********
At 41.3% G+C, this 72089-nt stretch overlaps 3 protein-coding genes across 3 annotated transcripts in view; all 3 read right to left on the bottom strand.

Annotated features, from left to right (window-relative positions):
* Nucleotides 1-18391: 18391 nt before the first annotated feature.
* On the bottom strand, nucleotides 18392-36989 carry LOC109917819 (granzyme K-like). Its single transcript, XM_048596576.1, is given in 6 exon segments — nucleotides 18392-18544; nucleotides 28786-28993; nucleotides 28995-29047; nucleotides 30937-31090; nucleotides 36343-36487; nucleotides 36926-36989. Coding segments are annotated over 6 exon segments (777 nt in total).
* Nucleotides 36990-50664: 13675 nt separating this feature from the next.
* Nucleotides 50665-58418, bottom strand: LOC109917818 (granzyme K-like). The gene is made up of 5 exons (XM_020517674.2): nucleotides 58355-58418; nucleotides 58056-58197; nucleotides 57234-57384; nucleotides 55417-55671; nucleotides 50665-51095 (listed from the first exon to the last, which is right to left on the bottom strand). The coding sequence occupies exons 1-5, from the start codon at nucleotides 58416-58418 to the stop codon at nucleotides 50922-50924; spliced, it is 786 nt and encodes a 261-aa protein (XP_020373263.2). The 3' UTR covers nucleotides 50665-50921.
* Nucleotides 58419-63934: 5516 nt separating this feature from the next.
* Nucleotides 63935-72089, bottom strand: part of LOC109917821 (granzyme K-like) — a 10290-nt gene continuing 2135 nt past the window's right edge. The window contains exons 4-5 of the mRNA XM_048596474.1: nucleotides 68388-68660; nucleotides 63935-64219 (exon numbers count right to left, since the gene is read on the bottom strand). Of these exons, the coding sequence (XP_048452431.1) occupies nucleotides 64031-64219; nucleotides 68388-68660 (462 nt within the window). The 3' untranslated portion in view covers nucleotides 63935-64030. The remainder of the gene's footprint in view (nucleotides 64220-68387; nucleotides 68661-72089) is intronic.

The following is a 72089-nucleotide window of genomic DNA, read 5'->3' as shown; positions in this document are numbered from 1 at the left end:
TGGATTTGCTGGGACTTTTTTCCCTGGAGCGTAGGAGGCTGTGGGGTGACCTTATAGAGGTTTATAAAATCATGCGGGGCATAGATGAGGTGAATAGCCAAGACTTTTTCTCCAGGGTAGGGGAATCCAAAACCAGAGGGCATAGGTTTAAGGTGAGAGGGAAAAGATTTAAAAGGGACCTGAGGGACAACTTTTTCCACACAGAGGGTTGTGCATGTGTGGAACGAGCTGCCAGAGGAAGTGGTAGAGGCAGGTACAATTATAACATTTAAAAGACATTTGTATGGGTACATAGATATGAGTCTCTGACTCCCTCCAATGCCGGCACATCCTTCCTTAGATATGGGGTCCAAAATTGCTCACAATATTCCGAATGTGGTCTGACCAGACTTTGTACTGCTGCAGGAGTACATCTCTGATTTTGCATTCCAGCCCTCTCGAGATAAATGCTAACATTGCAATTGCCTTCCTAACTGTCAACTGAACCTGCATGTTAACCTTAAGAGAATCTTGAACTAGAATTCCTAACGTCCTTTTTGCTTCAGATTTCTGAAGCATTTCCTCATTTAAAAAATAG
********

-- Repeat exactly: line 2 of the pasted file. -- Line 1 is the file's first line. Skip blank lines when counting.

Annotated features, from left to right (window-relative positions):